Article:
Time: Border-Enforcement Talk Brings Out the Racists and the Neo-Nazis
The national media are completely allergic to associating the anti-war movement with communist groups, even as Trotskyites like International ANSWER organize the big rallies. But protest illegal immigration, and it becomes an occasion for the media to find every faction and fraction of the Klan and the Nazis. Time's Jeffrey Ressner became this week's publicity agent for liberal "anti-hate" groups. The headline was "Rousing the Zealots: Neo-Nazis, white supremacists and militiamen are revivified by the furor over illegal immigration."
Translation: shut up, border enforcers. You're bringing out the kooks. Ressner began associating the Minutemen to the hate groups:
With immigration perhaps America's most volatile issue, a troubling backlash has erupted among its most fervent foes. There are, of course, the Minutemen, the self-appointed border vigilantes who operate in several states. And now groups of militiamen, white supremacists and neo-Nazis are using resentment over the estimated 11 million illegal immigrants in the U.S. as a potent rallying cry. "The immigration furor has been critical to the growth we've seen" in hate groups, says Mark Potok, head of the Intelligence Project at the Southern Poverty Law Center.
Ressner added: "In addition to white supremacists, the immigration debate seems to have reinvigorated members of the antigovernment militias of the 1990s. Those groups largely disbanded after the Oklahoma City bombing orchestrated by militia groupie Timothy McVeigh and, later, the failure of a Y2K bug to trigger the mass chaos some militia members expected."
It was one degree of separation from militia to Minuteman:
One leader who has morphed from militiaman to Minuteman is Mike Vanderboegh, 53, of Pinson, Ala. Once the "commander" of what he called the First Alabama Cavalry Regiment Constitutional Militia, which published antiterrorism screeds, Vanderboegh is the past Alabama state director of the Minutemen. He has advocated hurling bricks through the windows of Congress members who support giving illegal immigrants the same rights as U.S. citizens. Those bricks, he says, should be used to build a wall sealing the U.S. off from Mexico. He argues that the open borders facilitate drug trafficking and the sexual exploitation of immigrant women.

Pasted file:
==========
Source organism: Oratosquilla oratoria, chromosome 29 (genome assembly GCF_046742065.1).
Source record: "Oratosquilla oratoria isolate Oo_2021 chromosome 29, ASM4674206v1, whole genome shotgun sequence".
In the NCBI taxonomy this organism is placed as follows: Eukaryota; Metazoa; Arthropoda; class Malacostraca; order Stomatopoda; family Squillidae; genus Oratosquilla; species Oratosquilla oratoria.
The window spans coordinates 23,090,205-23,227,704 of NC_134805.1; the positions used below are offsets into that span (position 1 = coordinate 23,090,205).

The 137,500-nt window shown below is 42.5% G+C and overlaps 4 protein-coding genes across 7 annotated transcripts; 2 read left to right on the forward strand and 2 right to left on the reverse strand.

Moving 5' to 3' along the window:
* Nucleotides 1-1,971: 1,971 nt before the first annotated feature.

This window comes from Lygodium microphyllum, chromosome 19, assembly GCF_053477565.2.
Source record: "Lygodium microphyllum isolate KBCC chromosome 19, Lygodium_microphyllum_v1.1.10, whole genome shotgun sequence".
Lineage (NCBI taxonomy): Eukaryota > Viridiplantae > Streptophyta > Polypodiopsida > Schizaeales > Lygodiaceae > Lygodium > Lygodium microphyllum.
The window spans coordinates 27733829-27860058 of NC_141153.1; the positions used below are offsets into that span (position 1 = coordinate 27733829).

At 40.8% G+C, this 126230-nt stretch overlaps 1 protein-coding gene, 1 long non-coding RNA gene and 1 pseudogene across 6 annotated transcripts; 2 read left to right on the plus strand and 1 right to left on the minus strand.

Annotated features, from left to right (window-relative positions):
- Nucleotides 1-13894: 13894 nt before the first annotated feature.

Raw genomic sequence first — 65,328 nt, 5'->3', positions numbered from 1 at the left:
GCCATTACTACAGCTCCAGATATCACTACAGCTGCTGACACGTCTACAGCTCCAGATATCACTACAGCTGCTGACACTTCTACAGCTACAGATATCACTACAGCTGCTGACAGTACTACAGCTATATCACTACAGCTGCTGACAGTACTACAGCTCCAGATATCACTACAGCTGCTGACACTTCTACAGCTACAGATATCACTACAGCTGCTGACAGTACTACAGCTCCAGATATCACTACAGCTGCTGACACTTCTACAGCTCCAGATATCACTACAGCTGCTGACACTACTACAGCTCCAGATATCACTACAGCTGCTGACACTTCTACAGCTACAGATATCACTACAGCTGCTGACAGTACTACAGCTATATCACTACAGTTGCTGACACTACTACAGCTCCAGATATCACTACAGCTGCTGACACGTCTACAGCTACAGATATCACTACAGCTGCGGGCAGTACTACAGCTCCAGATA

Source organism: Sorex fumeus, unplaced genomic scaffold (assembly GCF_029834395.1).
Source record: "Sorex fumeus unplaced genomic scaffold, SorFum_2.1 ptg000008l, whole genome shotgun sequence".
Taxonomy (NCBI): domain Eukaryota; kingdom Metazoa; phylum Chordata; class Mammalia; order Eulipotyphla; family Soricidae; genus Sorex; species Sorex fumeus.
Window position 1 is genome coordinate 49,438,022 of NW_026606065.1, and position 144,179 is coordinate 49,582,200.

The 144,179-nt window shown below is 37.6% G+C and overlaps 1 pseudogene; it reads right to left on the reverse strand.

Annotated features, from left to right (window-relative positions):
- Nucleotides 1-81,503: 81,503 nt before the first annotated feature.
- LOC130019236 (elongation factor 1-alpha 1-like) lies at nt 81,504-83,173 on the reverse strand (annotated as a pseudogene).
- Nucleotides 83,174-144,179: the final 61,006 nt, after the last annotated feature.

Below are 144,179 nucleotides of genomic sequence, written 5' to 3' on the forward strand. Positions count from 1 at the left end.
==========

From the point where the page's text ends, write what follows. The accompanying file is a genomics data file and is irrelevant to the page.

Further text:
Vanderboegh says he is not a racist, and he has taken pains to distance himself from neo-Nazis. He acknowledges that anti-immigrant sentiment is giving the Klan "fertile ground for recruiting," whereas a few years ago "they could have held a convention in a phone booth." "Illegal immigration and the destruction of the rule of law is social napalm, and people are running around with matches," he warns. "One day it will go off."
As usual, Time was cribbing from the SPLC. Ressner's article began at "Nordic Fest, an annual white-power Woodstock held over the Memorial Day weekend in the mining town of Dawson Springs, Ky." Is this really national news? The ADL has estimated attendance at this "fest" at about 300. Surely, your communist party convention can draw this big a crowd, and it doesn't make Time magazine, no matter how fervent they are in favor of illegal aliens.